By signals of transcendence I mean phenomena that are to be found within the domain of our “natural” reality but that appear to point beyond that reality. In other words, I am not using transcendence here in a technical philosophical sense but literally, as the transcending of the normal, everyday world that I earlier identified with the notion of the “supernatural.” By prototypical human gestures, I mean certain reiterated acts and experiences that appear to express essential aspects of man’s being, of the human animal as such. (p 53, my emphasis)

Berger is making the same claim as Taylor, even if Berger seems to confine his observations to the world of everyday reality.  One sees this in Larmore’s use of the same term as Berger to capture the significance of these experiences for Taylor: they “point” to a reality “beyond the purely human.” (Taylor, p 5). 

But they don’t.  They point to themselves.  They taunt us with the promise of more (or rather, we taunt ourselves), but that is all they can ever  do.  They tell us what we want, not what we can have.  Berger calls them an “anthropological starting point for theology.” (p 52)  But they’re an anthropological ending point as well.  We can stand on the shoulders of others, making a human tower as high as we can climb before we all fall over.  At its highest, it will remain a human tower.

Finally, isn’t there something deeply cynical (is arrogant a better word?) in the view that “certain reiterated acts and experiences that appear to express essential aspects of man’s being, of the human animal as such” point us toward God?  Is man the model of God?  Is God made in the image of man?  Perhaps, but once we admit this the search for transcendence is a dead end.  We transcend ourselves only to find ourselves.  How boring.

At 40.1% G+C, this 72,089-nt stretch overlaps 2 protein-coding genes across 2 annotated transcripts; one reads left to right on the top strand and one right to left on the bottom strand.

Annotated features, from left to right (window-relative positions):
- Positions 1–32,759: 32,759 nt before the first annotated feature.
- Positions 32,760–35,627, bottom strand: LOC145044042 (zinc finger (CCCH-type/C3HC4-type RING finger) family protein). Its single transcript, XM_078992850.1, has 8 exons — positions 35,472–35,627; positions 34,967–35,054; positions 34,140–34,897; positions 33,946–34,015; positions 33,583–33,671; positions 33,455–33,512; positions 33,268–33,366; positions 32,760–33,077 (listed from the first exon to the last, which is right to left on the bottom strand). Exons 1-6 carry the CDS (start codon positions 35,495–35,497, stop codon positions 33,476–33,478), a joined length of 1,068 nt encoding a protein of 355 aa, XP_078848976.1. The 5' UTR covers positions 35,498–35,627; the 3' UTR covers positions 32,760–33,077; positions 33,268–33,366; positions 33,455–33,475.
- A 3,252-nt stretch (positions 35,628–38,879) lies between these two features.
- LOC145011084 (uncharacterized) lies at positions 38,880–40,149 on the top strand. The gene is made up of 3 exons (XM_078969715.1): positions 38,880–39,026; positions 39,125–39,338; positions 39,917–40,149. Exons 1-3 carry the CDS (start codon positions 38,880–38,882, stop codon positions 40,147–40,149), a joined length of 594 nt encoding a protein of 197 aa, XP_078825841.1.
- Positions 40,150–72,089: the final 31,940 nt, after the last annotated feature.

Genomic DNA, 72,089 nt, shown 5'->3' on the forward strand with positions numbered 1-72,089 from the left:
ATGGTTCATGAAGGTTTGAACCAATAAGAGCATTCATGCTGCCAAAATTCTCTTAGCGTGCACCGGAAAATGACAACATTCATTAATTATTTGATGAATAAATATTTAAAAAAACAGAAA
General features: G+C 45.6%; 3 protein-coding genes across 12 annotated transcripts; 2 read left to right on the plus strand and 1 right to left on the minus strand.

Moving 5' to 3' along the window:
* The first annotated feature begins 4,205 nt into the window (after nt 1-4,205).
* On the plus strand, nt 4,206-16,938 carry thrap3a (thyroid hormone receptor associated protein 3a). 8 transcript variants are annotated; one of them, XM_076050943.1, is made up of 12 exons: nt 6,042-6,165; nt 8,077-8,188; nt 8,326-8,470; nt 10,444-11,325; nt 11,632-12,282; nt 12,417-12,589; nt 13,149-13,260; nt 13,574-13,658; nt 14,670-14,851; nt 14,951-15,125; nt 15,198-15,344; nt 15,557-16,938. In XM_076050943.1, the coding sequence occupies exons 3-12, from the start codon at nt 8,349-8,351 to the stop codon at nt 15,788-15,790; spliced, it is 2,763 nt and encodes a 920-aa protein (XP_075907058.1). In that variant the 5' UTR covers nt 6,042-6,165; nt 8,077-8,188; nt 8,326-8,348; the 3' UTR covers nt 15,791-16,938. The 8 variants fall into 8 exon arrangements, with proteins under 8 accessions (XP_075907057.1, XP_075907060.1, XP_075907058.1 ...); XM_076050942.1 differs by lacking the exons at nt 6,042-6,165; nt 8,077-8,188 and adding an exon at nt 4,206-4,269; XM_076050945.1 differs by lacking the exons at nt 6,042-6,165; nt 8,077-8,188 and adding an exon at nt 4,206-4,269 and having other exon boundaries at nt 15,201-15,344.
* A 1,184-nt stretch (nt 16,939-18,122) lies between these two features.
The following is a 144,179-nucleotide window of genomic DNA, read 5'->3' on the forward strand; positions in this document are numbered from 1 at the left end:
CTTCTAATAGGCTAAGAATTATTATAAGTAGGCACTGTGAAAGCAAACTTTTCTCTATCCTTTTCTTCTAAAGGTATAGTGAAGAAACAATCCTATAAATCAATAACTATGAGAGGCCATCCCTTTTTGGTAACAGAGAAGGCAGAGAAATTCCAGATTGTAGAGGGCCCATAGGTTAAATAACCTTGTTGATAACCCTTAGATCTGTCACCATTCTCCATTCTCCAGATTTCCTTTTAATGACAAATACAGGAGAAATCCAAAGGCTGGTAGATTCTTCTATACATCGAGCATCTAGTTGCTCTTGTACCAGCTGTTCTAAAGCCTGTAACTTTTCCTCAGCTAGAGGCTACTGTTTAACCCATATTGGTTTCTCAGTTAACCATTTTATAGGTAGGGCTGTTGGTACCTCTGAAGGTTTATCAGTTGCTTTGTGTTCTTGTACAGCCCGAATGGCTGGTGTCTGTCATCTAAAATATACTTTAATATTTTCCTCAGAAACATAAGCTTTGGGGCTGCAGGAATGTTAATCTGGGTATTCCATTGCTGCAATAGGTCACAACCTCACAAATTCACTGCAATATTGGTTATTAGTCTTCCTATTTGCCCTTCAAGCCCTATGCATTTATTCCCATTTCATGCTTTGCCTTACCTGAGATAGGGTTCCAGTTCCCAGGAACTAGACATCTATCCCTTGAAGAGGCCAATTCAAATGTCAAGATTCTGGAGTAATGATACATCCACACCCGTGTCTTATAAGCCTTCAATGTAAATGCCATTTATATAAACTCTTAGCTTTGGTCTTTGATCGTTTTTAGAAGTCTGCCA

Where does mother love point?

Berger’s lack of subtlety is good for the critic, but at a certain point he goes too far even for a sociologist who longs to believe.  Consider a mother who, upon hearing her child crying after having awakened from a bad dream, goes to reassure him.  Holding or cuddling the child, she will speak to him or her in a universal language.  “Don’t be afraid—everything is in order, everything is all right.” (Berger, p 54)

Behind these words is a profound religious question.  Is the mother lying to the child? The answer, in the most profound sense, can be “no” only if there is some truth in the religious interpretation of human existence. (Berger, p 55, his emphasis)

This, of course, makes no sense.  Mother isn’t saying everything will be all right for eternity.  She’s saying I’m your mommy, and I’m here to protect and care for you now and in any future you can imagine. Context counts.  Beyond Berger’s enthusiasm for mother love, one sees the problem with an anthropological foundation for God (or religion, as he calls it): it’s so deeply rooted in human needs that God is but an expression of these needs. 

For many who have thought deeply about God, God is otherness.  Or as Isaiah has God put it, “for my thoughts are not your thoughts, neither are your ways my ways.” (55:8)  Perhaps God is not the Great Comforter, but something completely different.      

Taylor: Closer to Camus than God?

Taylor admires the “Stoic courage” of Albert Camus (p 703).  The brave man accepts that the universe does not and will not respond to our deepest needs.  But isn’t Taylor closer to Camus than God?  If human longing points to God, isn’t that because it’s pointing to a mirror made of human desire?  What human hubris imagines that our desires must have their complement in the world? Or in God?


Peter Berger, A Rumor of Angels: Modern Society and the Rediscovery of the Supernatural.  Open Road, 2011.

Bede Griffiths, The Golden String. Fount, 1979.

Charles Larmore, “How much can we stand?”   The New Republic, April 9, 2008.  https://newrepublic.com/article/63415/how-much-can-we-stand

Charles Taylor, A Secular Age.  Belknap Press of Harvard University, 2007. 

Nicholas White, translator.  Epictetus, The Handbook.  Hackett, 1983. 


4 thoughts on “What’s wrong with a secular world?”

  1. As you yourself wrote, Fred, in ‘Why I Pray’ (June 2016):

    “as the liberation theologian Gustavo Gutiérrez puts it about the God of Job, the speeches of God have brought home the fact that human beings are not the center of the universe and that not everything has been made for their service (p. 74)”